- Yesterday morning, I sat down at my computer to start writing today's comment, which I thought might be about the apparent fact that no one cares if colleges are teaching nonsense about Special Relativity, but then I got a notification from Microsoft that I needed to do an update to Windows 10.  I needed some time to think, anyway, so I shut down everything in my computer and allowed the update to take place.  Uh oh.  After about 10 minutes, it was only about 1% finished.  I didn't feel like just sitting and staring at the computer, so I got out my MP3 player and continued listening to
the unabridged 8-hour 7-minute version of Emma Larkin's "Finding George Orwell in Burma" that I'd started the day before.

Fiinding George Orwell in Burma

The Windows 10 update took over 3 hours!  By the time I was able to get back on my computer, it was lunch time, and also time for me to run some errands.  That quashed any idea I had about writing today's comment.  And, when evening rolled around, I felt I should finish the audio book, since I had less than three hours left.  I finished it at about 8 p.m.

Wow!  I had expected it to be just a travel book about Burma.  I wasn't sure how George Orwell fitted into the picture.  As it turned out, it is a totally fascinating travel book about Burma, but it isn't just a travel book about Burma.  George Orwell was the author of the novels 1984 and Animal Farm, both of which I read many many years ago.  And Orwell lived and worked as a police officer in Burma for many years, when the country was run by the British and the locals were just a problem the British had to deal with.  1984 and Animal Farm are, more or less, about about life in Burma back in the first half of the 20th century.  And life in Burma today is still about living under one of the most cruel and corrupt governments in the world, certainly the most cruel and corrupt in Asia.  Only a few countries in sub-Saharan Africa are worse.  The author says this about her first visit to Burma in 1995:
During the three weeks I spent wandering through postcard-perfect scenes of bustling markets, glittering pagodas and faded British hill stations I found it hard to believe I was travelling through a country that has one of the worst records for human-rights abuse in the world. To me, this is the most staggering thing about Burma: that the oppression of an entire nation of some 50 million people can be completely hidden from view. A vast network of Military Intelligence spies and their informers ensures that no one can do or say anything that might threaten the regime. The Burmese media—books, magazines, movies and music—are controlled by a strict censorship board and government propaganda is churned out not only through newspapers and television, but also in schools and universities. These methods of reality-control are kept firmly in place by the invisible, though ever present, threat of torture and imprisonment.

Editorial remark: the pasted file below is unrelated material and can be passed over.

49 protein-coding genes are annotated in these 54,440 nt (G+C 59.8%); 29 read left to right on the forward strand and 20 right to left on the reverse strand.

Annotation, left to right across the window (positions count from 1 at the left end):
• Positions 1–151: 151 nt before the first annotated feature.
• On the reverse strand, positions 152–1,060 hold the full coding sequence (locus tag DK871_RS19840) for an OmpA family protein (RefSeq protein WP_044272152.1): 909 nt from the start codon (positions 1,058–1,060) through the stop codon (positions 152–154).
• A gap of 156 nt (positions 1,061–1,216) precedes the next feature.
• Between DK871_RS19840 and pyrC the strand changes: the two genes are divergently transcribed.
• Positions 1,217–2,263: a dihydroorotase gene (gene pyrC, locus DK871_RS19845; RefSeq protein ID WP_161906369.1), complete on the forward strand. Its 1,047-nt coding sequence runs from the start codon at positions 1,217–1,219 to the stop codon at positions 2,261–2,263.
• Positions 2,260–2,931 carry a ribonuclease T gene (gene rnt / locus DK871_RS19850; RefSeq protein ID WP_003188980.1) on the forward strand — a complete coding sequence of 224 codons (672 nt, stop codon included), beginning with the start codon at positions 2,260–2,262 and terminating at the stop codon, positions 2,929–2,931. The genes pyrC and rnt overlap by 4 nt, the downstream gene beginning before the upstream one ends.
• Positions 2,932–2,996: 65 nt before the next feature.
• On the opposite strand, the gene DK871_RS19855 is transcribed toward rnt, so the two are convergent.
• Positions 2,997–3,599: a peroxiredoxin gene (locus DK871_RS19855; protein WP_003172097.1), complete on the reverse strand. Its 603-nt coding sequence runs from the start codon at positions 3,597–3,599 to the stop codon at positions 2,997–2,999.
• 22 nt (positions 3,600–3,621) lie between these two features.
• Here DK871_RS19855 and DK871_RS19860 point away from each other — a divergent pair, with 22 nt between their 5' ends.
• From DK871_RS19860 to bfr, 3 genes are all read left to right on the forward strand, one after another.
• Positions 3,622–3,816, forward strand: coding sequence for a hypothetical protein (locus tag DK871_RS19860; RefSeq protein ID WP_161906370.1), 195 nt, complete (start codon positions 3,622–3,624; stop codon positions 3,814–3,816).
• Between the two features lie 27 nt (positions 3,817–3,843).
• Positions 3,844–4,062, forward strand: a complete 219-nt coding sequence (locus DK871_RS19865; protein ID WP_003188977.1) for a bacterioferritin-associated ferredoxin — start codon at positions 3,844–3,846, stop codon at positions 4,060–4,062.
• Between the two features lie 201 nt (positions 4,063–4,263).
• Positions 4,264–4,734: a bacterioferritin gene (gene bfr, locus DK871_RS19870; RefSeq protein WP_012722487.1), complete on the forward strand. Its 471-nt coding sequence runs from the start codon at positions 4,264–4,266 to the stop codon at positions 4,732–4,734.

The fact that the author is a woman makes things even more intriguing.  It's hard to imagine a woman prowling around alone in such a country, but since she was able to speak Burmese, and since the police had her under surveillance most of the time, she was probably more safe there than in a lot of better run countries.  She was tracing George Orwell's life there, which allowed her to get into places which would ordinarily be off-limits to foreigners. 

Some comments about how schools are run were of particular interest to me.  One conversation she had with a school teacher hit home:
He told me that he currently had more students than he could handle, and taught seven or eight hour-long classes a day. ‘Our education system is absolutely going to the dogs,’ he said. ‘It’s just getting worse and worse.’ He moved some cross-word puzzles aside and dusted down a chair for me to sit on. ‘They no longer teach anything in the schools,’ he continued. ‘The pupils simply learn their lessons by heart. Everything is memorized, even subjects like mathematics. Students do not understand why seven multiplied by three is twenty-one: they just remember it.  If you ask them to do a sum that is not in the multiplication tables they have learned they will not be able to answer you.’ He leaned over and glared at me over his thick glasses. ‘This is not what you or I would call an education,’ he said.